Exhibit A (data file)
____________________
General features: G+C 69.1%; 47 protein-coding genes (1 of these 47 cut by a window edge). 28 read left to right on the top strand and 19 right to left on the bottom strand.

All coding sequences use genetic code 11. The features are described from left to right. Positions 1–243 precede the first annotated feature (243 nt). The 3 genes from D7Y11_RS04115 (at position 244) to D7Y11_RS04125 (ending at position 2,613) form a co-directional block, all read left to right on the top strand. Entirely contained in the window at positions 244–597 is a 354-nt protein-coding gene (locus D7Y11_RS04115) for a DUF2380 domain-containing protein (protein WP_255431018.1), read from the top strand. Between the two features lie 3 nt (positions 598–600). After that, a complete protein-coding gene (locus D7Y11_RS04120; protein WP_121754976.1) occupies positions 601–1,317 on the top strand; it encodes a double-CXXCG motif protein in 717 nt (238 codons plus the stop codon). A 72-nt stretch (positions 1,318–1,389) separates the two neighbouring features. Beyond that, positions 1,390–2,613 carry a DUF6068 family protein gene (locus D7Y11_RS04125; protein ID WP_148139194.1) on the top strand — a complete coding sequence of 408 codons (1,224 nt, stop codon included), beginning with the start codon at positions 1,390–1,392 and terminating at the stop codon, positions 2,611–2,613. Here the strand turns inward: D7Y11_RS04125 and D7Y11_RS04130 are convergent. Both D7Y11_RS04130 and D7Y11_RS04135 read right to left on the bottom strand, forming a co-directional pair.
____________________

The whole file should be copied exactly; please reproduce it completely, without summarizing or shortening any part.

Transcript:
General features: G+C 69.1%; 47 protein-coding genes (1 of these 47 cut by a window edge). 28 read left to right on the top strand and 19 right to left on the bottom strand.

All coding sequences use genetic code 11. The features are described from left to right. Positions 1–243 precede the first annotated feature (243 nt). The 3 genes from D7Y11_RS04115 (at position 244) to D7Y11_RS04125 (ending at position 2,613) form a co-directional block, all read left to right on the top strand. Entirely contained in the window at positions 244–597 is a 354-nt protein-coding gene (locus D7Y11_RS04115) for a DUF2380 domain-containing protein (protein WP_255431018.1), read from the top strand. Between the two features lie 3 nt (positions 598–600). After that, a complete protein-coding gene (locus D7Y11_RS04120; protein WP_121754976.1) occupies positions 601–1,317 on the top strand; it encodes a double-CXXCG motif protein in 717 nt (238 codons plus the stop codon). A 72-nt stretch (positions 1,318–1,389) separates the two neighbouring features. Beyond that, positions 1,390–2,613 carry a DUF6068 family protein gene (locus D7Y11_RS04125; protein ID WP_148139194.1) on the top strand — a complete coding sequence of 408 codons (1,224 nt, stop codon included), beginning with the start codon at positions 1,390–1,392 and terminating at the stop codon, positions 2,611–2,613. Here the strand turns inward: D7Y11_RS04125 and D7Y11_RS04130 are convergent. Both D7Y11_RS04130 and D7Y11_RS04135 read right to left on the bottom strand, forming a co-directional pair.